T cells; Costimulation; Tolerance/Suppression/Anergy; Immunotherapy
We focus on the role of CD8+ Treg cell in Intravenous methyl-prednisolone (IVMP) pulse therapy in forty patients with active Class III/IV childhood lupus nephritis (LN) with heavy proteinuria. IVMP therapy for five days. From peripheral blood mononuclear cells (PBMCs) and renal tissues, we saw IVMP therapy definitely restoring both CD4+CD25+FoxP3+ and CD8+CD25+Foxp3+ Treg cell number plus greater expression with intracellular IL-10 and granzyme B in CD8+FoxP3+ Treg from PBMCs. IVMP-treated CD8+CD25+ Treg cells directly suppressed CD4+ T proliferation and induced CD4+CD45RO+ apoptosis. Histologically, CD4+FoxP3+ as well as CD8+FoxP3+ Treg cells appeared in renal tissue of LN patients before IVMP by double immunohistochemical stain. CD8+FoxP3+ Treg cells increased in 10 follow-up renal biopsy specimens after IVMP. Reverse correlation of serum anti-C1q antibody and FoxP3+ Treg cells in PBMNCs (r = −0.714, P<0.01). After IVMP, serum anti-C1q antibody decrease accompanied increase of CD4+FoxP3+ Treg cells. CD8+Treg cells reduced interferon-r response in PBMCs to major peptide autoepitopes from nucleosomes after IVMP therapy; siRNA of FoxP3 suppressed granzyme B expression while decreasing CD8+CD25+Treg-induced CD4+CD45RO+ apoptosis. Renal activity of LN by SLEDAI-2k in childhood LN was significantly higher than two weeks after IVMP (P<0.01). CD8+FoxP3+ Treg cells return in post-IVMP therapy and exert crucial immune modulatory effect to control autoimmune response in LN.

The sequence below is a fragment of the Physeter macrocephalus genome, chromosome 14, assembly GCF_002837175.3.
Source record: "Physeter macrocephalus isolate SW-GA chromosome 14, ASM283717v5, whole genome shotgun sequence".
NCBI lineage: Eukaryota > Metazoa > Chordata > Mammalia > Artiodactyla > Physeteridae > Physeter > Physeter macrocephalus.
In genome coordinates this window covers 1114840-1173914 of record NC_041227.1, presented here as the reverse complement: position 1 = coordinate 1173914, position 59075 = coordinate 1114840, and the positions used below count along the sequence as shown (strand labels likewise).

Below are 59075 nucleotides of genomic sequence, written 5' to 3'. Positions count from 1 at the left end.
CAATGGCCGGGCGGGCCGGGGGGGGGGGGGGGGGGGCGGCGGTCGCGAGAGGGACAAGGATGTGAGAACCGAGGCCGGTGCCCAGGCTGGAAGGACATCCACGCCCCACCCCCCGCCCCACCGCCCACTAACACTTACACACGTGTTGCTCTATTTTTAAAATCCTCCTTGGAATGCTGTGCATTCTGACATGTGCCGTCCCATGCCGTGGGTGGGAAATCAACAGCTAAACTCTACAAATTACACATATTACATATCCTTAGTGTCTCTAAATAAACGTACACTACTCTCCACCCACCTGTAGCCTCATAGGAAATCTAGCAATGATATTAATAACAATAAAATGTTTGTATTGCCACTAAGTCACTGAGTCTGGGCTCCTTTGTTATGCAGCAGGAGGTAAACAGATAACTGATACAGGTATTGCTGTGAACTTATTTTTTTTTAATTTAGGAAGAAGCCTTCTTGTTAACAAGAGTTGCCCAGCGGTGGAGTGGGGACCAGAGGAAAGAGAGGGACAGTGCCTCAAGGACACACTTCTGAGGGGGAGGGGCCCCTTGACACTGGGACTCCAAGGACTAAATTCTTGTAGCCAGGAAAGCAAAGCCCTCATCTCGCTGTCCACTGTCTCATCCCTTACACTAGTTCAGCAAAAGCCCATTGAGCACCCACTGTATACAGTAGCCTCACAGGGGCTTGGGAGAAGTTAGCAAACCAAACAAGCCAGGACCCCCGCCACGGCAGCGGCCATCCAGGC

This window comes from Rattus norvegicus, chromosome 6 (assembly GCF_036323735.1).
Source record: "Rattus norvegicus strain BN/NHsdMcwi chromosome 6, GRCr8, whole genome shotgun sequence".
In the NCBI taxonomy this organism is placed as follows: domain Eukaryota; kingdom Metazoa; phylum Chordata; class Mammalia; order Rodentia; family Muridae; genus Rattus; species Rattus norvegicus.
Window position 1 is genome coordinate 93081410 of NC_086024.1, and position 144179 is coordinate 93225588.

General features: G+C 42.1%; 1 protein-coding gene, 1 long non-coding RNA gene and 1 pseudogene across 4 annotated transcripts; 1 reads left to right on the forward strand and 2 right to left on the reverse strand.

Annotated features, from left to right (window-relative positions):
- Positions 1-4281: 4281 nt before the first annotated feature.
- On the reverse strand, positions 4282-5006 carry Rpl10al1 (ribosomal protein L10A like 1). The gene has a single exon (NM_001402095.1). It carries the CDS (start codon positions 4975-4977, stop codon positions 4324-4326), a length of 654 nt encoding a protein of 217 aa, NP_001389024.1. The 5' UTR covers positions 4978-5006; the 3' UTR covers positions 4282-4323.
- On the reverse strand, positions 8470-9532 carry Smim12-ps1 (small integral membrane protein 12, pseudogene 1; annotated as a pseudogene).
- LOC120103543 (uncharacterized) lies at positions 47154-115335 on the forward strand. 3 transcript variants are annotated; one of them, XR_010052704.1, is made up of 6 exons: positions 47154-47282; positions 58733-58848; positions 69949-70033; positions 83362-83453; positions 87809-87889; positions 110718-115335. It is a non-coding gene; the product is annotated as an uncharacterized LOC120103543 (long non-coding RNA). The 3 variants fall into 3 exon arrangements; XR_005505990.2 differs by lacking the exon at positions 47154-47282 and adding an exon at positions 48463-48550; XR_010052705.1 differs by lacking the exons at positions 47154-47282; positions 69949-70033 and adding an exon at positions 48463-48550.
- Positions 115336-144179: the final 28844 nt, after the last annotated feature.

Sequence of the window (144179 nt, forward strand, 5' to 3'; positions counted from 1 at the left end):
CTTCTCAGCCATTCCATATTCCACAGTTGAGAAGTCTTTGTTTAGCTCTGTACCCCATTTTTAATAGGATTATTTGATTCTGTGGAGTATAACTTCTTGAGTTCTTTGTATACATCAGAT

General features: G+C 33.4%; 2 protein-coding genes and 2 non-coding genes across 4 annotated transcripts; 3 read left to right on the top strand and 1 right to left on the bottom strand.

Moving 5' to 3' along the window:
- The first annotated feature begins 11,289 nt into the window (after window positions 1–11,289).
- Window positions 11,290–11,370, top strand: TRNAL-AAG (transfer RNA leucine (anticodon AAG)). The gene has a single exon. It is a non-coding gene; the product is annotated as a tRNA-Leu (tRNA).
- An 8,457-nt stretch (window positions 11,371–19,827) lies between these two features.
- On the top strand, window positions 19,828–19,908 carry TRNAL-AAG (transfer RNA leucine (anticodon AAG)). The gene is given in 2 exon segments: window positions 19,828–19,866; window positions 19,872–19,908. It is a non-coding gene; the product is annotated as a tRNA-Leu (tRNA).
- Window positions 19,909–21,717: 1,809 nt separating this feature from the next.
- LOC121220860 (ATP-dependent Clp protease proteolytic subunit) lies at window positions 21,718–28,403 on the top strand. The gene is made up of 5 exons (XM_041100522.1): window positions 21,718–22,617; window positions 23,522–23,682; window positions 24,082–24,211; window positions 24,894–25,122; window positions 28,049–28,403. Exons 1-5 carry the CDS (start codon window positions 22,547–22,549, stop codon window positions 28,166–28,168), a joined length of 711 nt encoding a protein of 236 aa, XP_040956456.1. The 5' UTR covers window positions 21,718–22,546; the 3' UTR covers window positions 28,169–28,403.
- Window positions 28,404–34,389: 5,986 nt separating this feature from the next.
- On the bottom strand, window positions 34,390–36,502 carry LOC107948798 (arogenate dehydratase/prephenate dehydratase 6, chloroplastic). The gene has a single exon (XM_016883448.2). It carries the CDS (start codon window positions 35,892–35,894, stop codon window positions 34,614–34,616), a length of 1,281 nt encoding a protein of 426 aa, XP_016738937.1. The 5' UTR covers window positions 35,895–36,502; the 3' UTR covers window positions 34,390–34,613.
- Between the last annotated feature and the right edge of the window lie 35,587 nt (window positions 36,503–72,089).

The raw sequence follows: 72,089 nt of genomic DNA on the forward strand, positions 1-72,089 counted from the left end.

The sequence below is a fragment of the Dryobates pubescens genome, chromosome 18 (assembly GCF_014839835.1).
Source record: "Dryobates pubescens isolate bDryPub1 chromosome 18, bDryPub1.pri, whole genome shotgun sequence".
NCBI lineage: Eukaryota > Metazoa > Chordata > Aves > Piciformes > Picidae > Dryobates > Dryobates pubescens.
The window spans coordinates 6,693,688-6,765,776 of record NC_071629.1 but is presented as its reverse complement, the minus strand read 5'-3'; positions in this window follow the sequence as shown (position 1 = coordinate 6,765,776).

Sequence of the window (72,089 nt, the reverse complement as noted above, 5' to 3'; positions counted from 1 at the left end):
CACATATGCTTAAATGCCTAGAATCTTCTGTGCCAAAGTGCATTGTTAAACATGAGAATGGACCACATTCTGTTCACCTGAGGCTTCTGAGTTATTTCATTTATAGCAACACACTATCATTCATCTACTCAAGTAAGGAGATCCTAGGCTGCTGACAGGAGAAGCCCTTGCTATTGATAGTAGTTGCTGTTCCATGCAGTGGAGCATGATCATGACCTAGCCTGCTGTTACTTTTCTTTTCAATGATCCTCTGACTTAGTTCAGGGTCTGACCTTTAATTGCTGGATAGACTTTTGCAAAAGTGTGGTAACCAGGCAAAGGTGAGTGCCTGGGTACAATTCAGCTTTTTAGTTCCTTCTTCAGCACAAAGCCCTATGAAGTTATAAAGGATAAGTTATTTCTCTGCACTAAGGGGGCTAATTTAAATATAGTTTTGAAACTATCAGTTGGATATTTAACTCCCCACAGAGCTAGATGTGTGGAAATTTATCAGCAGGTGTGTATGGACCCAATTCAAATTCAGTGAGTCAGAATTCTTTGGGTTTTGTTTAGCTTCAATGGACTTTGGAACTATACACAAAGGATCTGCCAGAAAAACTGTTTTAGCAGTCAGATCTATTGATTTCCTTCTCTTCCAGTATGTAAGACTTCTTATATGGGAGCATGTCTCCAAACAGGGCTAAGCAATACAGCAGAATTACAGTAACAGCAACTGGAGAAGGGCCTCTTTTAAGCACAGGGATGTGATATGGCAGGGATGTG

Regulatory T-cells (TReg cells) are increased in patients with multiple myeloma (MM). We investigated whether MM cells could generate and/or expand TReg cells as a method of immuno-surveillance avoidance. In an in vitro model, CD4+CD25-FoxP3- T-cells co-cultured with malignant plasma cells (primary MM cells and cell lines) induced a significant generation of CD4+CD25+FoxP3+ inducible TReg cells (tTReg cells; p<0.0001), in a contact-dependent manner. tTReg cells were polyclonal, demonstrated a suppressive phenotype and phenotypically, demonstrated increased FoxP3 (p = 0.0001), increased GITR (p<0.0001), increased PD1 (p = 0.003) and decreased CD62L (p = 0.007) expression compared with naturally occurring TReg cells. FACS-sorted tTReg cells differentiated into FoxP+IL-17+ and FoxP3-IL-17+ CD4+ cells upon TCR-mediated stimulation. Blocking experiments with anti-ICOS-L MoAb resulted in a significant inhibition of tTReg cell generation whereas both IL-10 & TGFβ blockade did not. MM tumour cells can directly generate functional TReg cells in a contact-dependent manner, mediated by ICOS/ICOS-L. These features suggest that tumour generation of TReg cells may contribute to evasion of immune surveillance by the host.